Tim Maddams thinks grey squirrel can be delicious and gives his recipe for squirrel and wild garlic risotto
It surprises me how often people turn up their nose at eating squirrel.
Hardened pheasant Guns dismiss them as flying rats — as if eating rat were in some way different to eating rabbit or rook — and though I have seen many shot on rough shoots, they are often left in the bag for me rather than taken home.
Meat is very much meat to me, though, and I have to say I find grey squirrel delicious. Younger specimens shot in the autumn can be simply skinned and roasted, but older, tougher individuals need slower cooking to tenderise the meat.
You can buy grey squirrel online and it is advisable to order it ready skinned (the tail is discarded). Squirrel…
Few things irritate me more than wastefulness and I get a great deal of pleasure from making the most of…
Squirrel and wild garlic risotto – aka squizotto
- 1 small onion, half finely chopped, half sliced
- A handful of wild garlic
- 1 skinned and cleaned grey squirrel
- A sprig of thyme
- A few peppercorns and a bay leaf
- A little white wine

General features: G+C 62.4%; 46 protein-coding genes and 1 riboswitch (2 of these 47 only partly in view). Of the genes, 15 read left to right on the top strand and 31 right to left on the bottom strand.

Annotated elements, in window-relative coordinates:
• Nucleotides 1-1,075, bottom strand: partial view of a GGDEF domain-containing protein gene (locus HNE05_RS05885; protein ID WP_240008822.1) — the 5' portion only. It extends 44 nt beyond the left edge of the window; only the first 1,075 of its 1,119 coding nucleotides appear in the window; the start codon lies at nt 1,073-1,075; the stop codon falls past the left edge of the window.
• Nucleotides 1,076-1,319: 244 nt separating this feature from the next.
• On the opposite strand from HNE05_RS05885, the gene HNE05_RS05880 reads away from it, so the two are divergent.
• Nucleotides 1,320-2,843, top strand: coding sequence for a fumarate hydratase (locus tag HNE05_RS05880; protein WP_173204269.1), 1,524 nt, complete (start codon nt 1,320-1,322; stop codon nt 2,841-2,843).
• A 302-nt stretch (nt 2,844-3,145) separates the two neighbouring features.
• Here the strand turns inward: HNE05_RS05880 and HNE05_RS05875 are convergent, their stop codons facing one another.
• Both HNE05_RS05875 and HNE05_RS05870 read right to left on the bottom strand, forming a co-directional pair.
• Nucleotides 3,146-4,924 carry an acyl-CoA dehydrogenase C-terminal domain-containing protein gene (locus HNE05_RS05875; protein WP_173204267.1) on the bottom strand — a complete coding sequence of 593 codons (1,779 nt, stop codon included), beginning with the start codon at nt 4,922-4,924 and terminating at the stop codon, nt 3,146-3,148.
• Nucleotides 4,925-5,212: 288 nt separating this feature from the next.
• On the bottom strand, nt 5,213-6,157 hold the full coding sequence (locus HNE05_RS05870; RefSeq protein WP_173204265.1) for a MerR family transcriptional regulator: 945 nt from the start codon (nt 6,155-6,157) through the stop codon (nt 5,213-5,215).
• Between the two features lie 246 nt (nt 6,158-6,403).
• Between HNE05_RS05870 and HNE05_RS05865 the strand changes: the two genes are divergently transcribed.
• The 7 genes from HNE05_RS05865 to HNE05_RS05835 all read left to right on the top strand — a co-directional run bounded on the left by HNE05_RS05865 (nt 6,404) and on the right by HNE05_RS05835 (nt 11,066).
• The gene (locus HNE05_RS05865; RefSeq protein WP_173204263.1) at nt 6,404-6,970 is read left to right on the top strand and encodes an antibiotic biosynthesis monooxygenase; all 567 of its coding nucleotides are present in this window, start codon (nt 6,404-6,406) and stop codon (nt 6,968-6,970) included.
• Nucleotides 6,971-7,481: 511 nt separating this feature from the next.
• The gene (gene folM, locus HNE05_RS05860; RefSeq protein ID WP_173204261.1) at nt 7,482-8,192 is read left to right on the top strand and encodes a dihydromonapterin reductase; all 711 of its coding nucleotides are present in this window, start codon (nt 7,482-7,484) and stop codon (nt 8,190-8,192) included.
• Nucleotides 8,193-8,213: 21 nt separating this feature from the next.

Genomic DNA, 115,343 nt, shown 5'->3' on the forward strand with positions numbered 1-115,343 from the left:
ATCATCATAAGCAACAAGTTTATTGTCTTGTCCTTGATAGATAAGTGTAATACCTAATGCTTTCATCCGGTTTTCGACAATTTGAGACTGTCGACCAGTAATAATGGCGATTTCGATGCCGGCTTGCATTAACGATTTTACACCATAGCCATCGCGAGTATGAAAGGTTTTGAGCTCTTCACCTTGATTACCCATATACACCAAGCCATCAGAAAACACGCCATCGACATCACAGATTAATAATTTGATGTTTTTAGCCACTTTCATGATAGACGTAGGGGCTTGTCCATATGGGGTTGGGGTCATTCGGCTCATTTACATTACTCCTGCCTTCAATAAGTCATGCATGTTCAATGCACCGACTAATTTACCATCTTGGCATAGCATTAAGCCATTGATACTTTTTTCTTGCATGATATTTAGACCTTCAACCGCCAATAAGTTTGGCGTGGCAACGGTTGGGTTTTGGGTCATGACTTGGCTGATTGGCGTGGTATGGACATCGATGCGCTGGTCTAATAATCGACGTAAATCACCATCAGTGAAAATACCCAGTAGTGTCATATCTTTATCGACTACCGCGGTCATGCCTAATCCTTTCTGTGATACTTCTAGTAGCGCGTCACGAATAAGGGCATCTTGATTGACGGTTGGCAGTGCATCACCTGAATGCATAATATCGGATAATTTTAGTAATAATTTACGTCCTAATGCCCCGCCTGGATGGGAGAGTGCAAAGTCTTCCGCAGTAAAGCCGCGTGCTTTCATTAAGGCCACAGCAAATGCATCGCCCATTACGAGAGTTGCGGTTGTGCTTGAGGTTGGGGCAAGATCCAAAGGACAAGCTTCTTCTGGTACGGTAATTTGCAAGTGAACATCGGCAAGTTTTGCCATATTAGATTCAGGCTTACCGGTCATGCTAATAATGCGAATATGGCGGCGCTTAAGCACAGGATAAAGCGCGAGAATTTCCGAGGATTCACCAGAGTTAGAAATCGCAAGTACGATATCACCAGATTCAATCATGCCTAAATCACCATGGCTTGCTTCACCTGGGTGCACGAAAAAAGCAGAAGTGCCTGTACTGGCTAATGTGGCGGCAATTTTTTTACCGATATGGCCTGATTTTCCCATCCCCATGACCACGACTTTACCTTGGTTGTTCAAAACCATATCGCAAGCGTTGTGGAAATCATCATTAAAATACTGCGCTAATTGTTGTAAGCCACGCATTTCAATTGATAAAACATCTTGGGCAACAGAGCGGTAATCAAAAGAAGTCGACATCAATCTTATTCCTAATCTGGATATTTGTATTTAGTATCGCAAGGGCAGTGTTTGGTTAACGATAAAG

- 200g risotto rice or barley
- Salt and pepper
- Plenty of butter
- 50g cheddar or parmesan
1. First, we need to poach the squirrel until its meat is falling from the bones — this will handily give us the stock we need to make the risotto. In a small casserole pan that has a tight-fitting lid, sweat the sliced onion with a few peppercorns and a bay leaf for a minute or two. Add the squirrel cut into three pieces — the haunches, the shoulders and the saddle. Add some thyme and a dash of white wine and cook for a further 5 minutes.
2. Cover the squirrel pieces with water and bring to the simmer. Turn down the heat and simmer slowly with the lid on the pan until the meat comes away from the bones.
3. Remove the squirrel from the pot and allow to cool on a plate. Pass the stock through a sieve and set aside on the stove to keep warm. Pick the squirrel meat from the bones and discard the bones.
4. In a saucepan, sweat the finely chopped onion with a little more thyme in a good knob of butter. Add the rice and cook for a few minutes, stirring all the time. Add about half a glass of wine and cook until the “raw wine” flavour has left the pan — keep sniffing until the acidity vanishes.
5. Begin ladling in the stock and keep stirring until the rice is just cooked — around 15 to 20 minutes — switching to water if the stock runs out. Once the rice is more or less cooked to your liking, turn off the heat and add the squirrel meat. Stir in some chopped wild garlic and season well. Finally, add a few knobs of butter and stir well. Serve with grated cheddar or parmesan cheese if you prefer.